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Liturgy and Life

By Gertrude Rompré

04/12/2017

Second Sunday of Easter
April 23, 2017

 

Acts 2:42-47
Psalm118
1 Peter 1:3-9
John 20:19-31

Shortly after she died, some of Saint Teresa of Kolkata’s diaries were made public. These personal journals revealed her deep struggles with faith during her long and fruitful life. Many who read about these doubts were disturbed. How could such a saintly woman question her faith? Meanwhile, others were consoled. If someone like Mother Teresa could doubt, then maybe there was hope for the rest of us! Rather than diminish her holiness, her questioning made St. Teresa much more human. Her story reminds us that even doubters can become saints.

The story of “Doubting Thomas” in the Gospel makes a similar point. His experience also assures us that doubters can become saints. Everyone knows that he demanded proof of Jesus’ resurrection. For him, seeing was believing. He needed to put his hands into the wounds of Christ for the resurrection to become credible. But, in his naked questioning, Thomas revealed a very real part of our own faith journey. There are times in each of our lives when we demand to see in order to believe, when our previous understandings are shaken to the core. Our doubting ancestors in the faith — be it Thomas or Teresa — teach us some important lessons about what it means to become mature disciples of the risen Christ.

First, we learn that doubts are normal. God has gifted us with rational minds. It is with these rational, though limited, minds that we try to comprehend the mystery of God’s infinite love for us. As we fall ever deeper into this mystery, our minds will fail us. We will be disoriented. What we thought we knew will no longer make sense. We’ll enter what some spiritual writers have called a dark night. But, rather than being a sign of a loss of faith, these human experiences are an invitation into a deeper faith, a deeper trust. They offer us a choice: to lose our faith or to fall deeper into it. The saintliness of Teresa and Thomas come not from the fact that they never doubted, but from the fact that they continually chose to fall deeper into God’s loving embrace.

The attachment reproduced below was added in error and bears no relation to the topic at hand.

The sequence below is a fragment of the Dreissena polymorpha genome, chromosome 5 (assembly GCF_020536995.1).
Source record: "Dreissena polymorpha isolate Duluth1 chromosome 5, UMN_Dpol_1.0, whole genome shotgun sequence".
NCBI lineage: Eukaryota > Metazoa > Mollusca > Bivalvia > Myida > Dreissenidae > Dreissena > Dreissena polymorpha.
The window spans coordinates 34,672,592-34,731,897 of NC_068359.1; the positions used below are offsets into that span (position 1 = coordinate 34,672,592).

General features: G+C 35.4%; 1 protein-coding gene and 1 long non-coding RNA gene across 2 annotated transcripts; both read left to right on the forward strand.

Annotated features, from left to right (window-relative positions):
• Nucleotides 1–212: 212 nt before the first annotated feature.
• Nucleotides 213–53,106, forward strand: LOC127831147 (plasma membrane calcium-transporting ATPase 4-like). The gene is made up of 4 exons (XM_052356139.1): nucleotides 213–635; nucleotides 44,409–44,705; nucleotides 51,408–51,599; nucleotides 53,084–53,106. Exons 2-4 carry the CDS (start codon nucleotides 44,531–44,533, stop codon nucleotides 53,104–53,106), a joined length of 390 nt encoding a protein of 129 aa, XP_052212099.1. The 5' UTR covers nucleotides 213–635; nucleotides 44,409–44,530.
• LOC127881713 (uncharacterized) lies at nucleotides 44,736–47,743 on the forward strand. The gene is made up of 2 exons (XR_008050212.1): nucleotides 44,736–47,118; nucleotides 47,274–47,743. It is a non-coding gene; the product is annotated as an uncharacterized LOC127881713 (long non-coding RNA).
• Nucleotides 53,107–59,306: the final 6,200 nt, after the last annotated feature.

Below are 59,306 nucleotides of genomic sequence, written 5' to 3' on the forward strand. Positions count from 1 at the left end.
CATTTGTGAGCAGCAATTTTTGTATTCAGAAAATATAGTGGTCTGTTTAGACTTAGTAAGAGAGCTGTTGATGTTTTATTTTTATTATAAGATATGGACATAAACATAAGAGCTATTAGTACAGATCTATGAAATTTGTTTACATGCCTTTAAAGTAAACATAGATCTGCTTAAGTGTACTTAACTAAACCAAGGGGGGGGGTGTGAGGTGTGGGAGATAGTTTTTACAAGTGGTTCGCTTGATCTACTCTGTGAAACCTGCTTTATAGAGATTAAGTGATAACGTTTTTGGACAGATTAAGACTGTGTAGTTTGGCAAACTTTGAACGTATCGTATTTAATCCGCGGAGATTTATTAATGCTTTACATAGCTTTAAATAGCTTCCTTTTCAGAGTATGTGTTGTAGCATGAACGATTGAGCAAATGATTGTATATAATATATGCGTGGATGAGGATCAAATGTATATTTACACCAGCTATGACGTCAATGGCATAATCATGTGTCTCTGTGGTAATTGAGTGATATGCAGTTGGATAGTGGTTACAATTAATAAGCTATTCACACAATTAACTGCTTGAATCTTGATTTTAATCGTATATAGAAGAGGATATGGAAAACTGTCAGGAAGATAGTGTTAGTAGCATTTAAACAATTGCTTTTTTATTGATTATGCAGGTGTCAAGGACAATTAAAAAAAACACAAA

Second, we see that it’s OK to demand proof. Thomas was chided for demanding to put his finger into Jesus’ wounds. He was reminded that it’s better to believe without seeing. But even in that reprimand came an encounter. Jesus made his presence known to his doubting friend. Of course, when it comes to our own experience of doubt, we don’t often get the sort of concrete evidence Thomas demanded. But asking for support and divine grace to get us through the times of darkness is perfectly OK. We may well be surprised in what ways God makes God’s presence known.

Third, our periods of doubt remind us that ultimately faith is a communal affair. Thomas could not believe in the resurrection without seeing with his own eyes. But the other disciples had seen. They could believe. While Thomas may have been questioning his faith, these doubts did not alienate him from the rest of the disciples. He was still part of a believing community. In our own times of doubt, it is important for us to stay connected to the believing community. We can be buoyed by the faith of those around us while we go through our own, often painful, process of falling deeper into faith.

Doubts are not the antithesis to faith, but an integral part of our journey. Doubt is an invitation to growth. Questioning our faith is normal and even the greatest of saints experience it. Even if it is better to believe without seeing, asking for proof may be part of our journey toward a deeper encounter. Finally, we need not go through these disorienting moments alone. Being part of a community of believers means that, at times, we can let ourselves be carried by those around us.

May the joy of the Easter mysteries console us, even if ours is a moment of doubt. May our celebration of Christ’s resurrection encourage us to keep falling deeper into faith.

Rompré is the director of Mission and Ministry at St. Thomas More College in Saskatoon.